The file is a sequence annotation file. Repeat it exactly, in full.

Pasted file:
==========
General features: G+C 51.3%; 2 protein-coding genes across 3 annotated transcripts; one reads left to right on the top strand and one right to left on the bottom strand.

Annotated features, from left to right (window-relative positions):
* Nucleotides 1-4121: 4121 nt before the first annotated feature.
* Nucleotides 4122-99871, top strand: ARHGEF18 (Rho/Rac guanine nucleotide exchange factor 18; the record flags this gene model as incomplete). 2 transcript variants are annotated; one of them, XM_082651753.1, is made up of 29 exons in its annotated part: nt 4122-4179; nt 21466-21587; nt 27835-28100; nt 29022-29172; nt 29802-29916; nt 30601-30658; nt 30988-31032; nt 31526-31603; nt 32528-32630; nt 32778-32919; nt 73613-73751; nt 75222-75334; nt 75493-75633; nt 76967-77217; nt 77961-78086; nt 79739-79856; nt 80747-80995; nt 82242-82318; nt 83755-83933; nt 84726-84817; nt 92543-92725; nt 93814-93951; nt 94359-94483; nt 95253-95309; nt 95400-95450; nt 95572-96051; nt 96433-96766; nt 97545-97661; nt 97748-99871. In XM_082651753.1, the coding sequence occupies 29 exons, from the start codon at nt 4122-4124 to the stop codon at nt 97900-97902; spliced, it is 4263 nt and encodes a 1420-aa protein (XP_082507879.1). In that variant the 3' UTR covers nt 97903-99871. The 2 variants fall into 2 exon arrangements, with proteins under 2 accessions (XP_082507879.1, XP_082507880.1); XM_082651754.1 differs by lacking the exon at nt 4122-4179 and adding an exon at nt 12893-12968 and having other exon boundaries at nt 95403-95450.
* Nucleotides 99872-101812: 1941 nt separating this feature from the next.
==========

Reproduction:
General features: G+C 51.3%; 2 protein-coding genes across 3 annotated transcripts; one reads left to right on the top strand and one right to left on the bottom strand.

Annotated features, from left to right (window-relative positions):
* Nucleotides 1-4121: 4121 nt before the first annotated feature.
* Nucleotides 4122-99871, top strand: ARHGEF18 (Rho/Rac guanine nucleotide exchange factor 18; the record flags this gene model as incomplete). 2 transcript variants are annotated; one of them, XM_082651753.1, is made up of 29 exons in its annotated part: nt 4122-4179; nt 21466-21587; nt 27835-28100; nt 29022-29172; nt 29802-29916; nt 30601-30658; nt 30988-31032; nt 31526-31603; nt 32528-32630; nt 32778-32919; nt 73613-73751; nt 75222-75334; nt 75493-75633; nt 76967-77217; nt 77961-78086; nt 79739-79856; nt 80747-80995; nt 82242-82318; nt 83755-83933; nt 84726-84817; nt 92543-92725; nt 93814-93951; nt 94359-94483; nt 95253-95309; nt 95400-95450; nt 95572-96051; nt 96433-96766; nt 97545-97661; nt 97748-99871. In XM_082651753.1, the coding sequence occupies 29 exons, from the start codon at nt 4122-4124 to the stop codon at nt 97900-97902; spliced, it is 4263 nt and encodes a 1420-aa protein (XP_082507879.1). In that variant the 3' UTR covers nt 97903-99871. The 2 variants fall into 2 exon arrangements, with proteins under 2 accessions (XP_082507879.1, XP_082507880.1); XM_082651754.1 differs by lacking the exon at nt 4122-4179 and adding an exon at nt 12893-12968 and having other exon boundaries at nt 95403-95450.
* Nucleotides 99872-101812: 1941 nt separating this feature from the next.